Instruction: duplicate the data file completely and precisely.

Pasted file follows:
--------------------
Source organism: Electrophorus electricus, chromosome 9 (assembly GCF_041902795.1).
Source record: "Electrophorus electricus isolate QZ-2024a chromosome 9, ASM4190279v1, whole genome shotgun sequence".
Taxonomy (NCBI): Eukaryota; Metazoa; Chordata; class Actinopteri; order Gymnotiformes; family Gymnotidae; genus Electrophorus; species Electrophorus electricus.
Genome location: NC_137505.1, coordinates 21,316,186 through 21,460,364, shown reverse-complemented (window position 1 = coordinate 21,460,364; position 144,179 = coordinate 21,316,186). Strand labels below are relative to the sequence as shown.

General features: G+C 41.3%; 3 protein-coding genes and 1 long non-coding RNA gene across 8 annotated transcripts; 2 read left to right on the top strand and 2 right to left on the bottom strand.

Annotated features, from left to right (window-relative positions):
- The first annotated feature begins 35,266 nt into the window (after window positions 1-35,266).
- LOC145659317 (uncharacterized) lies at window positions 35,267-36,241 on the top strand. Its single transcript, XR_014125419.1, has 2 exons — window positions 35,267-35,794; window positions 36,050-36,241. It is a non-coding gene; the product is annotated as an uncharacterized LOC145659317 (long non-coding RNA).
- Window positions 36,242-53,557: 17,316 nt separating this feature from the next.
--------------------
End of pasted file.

Source organism: Electrophorus electricus, chromosome 9 (assembly GCF_041902795.1).
Source record: "Electrophorus electricus isolate QZ-2024a chromosome 9, ASM4190279v1, whole genome shotgun sequence".
Taxonomy (NCBI): Eukaryota; Metazoa; Chordata; class Actinopteri; order Gymnotiformes; family Gymnotidae; genus Electrophorus; species Electrophorus electricus.
Genome location: NC_137505.1, coordinates 21,316,186 through 21,460,364, shown reverse-complemented (window position 1 = coordinate 21,460,364; position 144,179 = coordinate 21,316,186). Strand labels below are relative to the sequence as shown.

General features: G+C 41.3%; 3 protein-coding genes and 1 long non-coding RNA gene across 8 annotated transcripts; 2 read left to right on the top strand and 2 right to left on the bottom strand.

Annotated features, from left to right (window-relative positions):
- The first annotated feature begins 35,266 nt into the window (after window positions 1-35,266).
- LOC145659317 (uncharacterized) lies at window positions 35,267-36,241 on the top strand. Its single transcript, XR_014125419.1, has 2 exons — window positions 35,267-35,794; window positions 36,050-36,241. It is a non-coding gene; the product is annotated as an uncharacterized LOC145659317 (long non-coding RNA).
- Window positions 36,242-53,557: 17,316 nt separating this feature from the next.